Your body’s production of thromboxane decreases when your diet includes fish. A study of 8,006 male smokers in Hawaii found that those who ate two or more servings of fish per week lost lung capacity at less than half the rate of those who did not. The protective effect of fish oils was greatest for the smokers who smoked the most. Another study published in the prestigious New England Journal of Medicine suggests that smokers are protected from the development of bronchitis, emphysema, and pneumonia when their diets include polyunsaturated fatty acids from any source. EPA, DHA, and flaxseed oil are good sources of polyunsaturated fatty acids in treating COPD, as are any recipe that helps relieve asthma.

4 comments:

  1. As the COPD Guide for About.com, would love to know your sources for this article. I would like to do an article about this for my site www.copd.about.com.

    Thanks.
    Deborah, RN

    ReplyDelete
  2. I developed this article in part from conversations with a friend, who happens to be an RN, who climbed Mt. Everest, and with Jim Duke, a family friend, about emphysema. But there are references in the literature. Here you go (a partial list). Let me know when you finish your article. I'd love to read it.

    Robert

    Evidence against redox regulation of energy homoeostasis in humans at high altitude.

    Bailey DM, Ainslie PN, Jackson SK, Richardson RS, Ghatei M.

    Clin Sci (Lond). 2004 Dec;107(6):589-600.
    Effect of exercise, body composition, and nutritional intake on bone parameters in male elite rock climbers.

    Kemmler W, Roloff I, Baumann H, Schöffl V, Weineck J, Kalender W, Engelke K.

    Int J Sports Med. 2006 Aug;27(8):653-9. Epub 2006 Feb 1.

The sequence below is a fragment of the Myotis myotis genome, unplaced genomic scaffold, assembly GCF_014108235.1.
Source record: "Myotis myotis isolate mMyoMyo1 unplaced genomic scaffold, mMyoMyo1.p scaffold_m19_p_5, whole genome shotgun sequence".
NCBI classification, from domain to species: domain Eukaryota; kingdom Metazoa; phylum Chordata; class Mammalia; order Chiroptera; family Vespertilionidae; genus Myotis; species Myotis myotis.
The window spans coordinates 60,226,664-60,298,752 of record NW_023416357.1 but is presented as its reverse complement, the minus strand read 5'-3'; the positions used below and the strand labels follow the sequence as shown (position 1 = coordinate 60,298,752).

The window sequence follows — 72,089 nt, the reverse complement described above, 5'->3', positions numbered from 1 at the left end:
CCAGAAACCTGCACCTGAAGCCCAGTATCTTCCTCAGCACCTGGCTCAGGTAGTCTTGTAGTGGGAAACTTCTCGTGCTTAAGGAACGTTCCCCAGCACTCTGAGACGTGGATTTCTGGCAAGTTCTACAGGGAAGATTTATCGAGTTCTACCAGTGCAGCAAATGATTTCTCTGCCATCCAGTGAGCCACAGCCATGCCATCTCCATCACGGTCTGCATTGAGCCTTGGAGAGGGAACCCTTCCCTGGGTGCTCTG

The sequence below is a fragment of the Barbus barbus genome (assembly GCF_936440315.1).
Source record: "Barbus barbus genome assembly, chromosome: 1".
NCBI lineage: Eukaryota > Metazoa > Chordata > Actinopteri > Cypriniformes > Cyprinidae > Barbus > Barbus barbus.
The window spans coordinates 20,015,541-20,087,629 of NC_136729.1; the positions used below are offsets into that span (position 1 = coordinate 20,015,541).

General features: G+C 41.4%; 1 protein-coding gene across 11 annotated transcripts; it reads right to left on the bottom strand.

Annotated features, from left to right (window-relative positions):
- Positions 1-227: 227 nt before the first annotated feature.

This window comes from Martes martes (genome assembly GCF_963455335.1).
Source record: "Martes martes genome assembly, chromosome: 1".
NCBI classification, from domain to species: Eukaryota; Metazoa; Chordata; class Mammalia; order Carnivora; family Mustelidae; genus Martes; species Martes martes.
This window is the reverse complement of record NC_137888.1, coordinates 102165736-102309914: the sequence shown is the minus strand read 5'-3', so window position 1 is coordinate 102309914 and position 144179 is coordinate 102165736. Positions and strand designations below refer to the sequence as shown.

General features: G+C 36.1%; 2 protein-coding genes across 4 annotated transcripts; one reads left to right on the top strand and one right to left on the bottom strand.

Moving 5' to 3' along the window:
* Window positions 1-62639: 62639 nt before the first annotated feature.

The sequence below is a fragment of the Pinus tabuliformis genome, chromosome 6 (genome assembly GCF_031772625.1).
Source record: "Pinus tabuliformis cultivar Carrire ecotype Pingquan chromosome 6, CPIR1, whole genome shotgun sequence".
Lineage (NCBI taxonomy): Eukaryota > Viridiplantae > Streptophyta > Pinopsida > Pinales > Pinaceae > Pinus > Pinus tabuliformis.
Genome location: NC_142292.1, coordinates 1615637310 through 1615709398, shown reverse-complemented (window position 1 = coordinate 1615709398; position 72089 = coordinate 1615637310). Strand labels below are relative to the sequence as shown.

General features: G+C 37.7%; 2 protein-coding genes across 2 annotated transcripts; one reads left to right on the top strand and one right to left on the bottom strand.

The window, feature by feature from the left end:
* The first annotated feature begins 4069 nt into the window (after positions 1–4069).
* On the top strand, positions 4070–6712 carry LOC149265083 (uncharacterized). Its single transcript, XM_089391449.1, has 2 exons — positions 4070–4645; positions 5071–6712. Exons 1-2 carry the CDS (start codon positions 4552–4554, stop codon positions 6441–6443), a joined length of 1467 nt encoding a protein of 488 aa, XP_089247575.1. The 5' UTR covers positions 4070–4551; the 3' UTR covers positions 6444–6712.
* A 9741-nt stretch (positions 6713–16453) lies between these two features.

The effect of drinking tea at high altitude on hydration status and mood.

    Scott D, Rycroft JA, Aspen J, Chapman C, Brown B.

    Eur J Appl Physiol. 2004 Apr;91(4):493-8. Epub 2004 Feb 11.
    Symptoms of infection and acute mountain sickness; associated metabolic sequelae and problems in differential diagnosis.

    Bailey DM, Davies B, Castell LM, Collier DJ, Milledge JS, Hullin DA, Seddon PS, Young IS.

    High Alt Med Biol. 2003 Fall;4(3):319-31.

    Energy metabolism increases and regional body fat decreases while regional muscle mass is spared in humans climbing Mt. Everest.

    Reynolds RD, Lickteig JA, Deuster PA, Howard MP, Conway JM, Pietersma A, deStoppelaar J, Deurenberg P.

    J Nutr. 1999 Jul;129(7):1307-14.

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  3. The logic you employ doesn't work. You assume that the problem in COPD is oxigen when infact it is CO2 removal. High Fat Low Carb is the way to achieve low CO2. See http://www.drhoffman.com/page.cfm/639

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  4. Here's the thing about high-fat diets that work for COPD. They tend to be liquid, passing throught the gut with ease. I accept your point that these diets may be better than the traditional high-carb diet, but the issue is whether the fat can be absorbed. A liquid high-fat diet may work well, but a Kentucky fried chicken diet would be a disaster.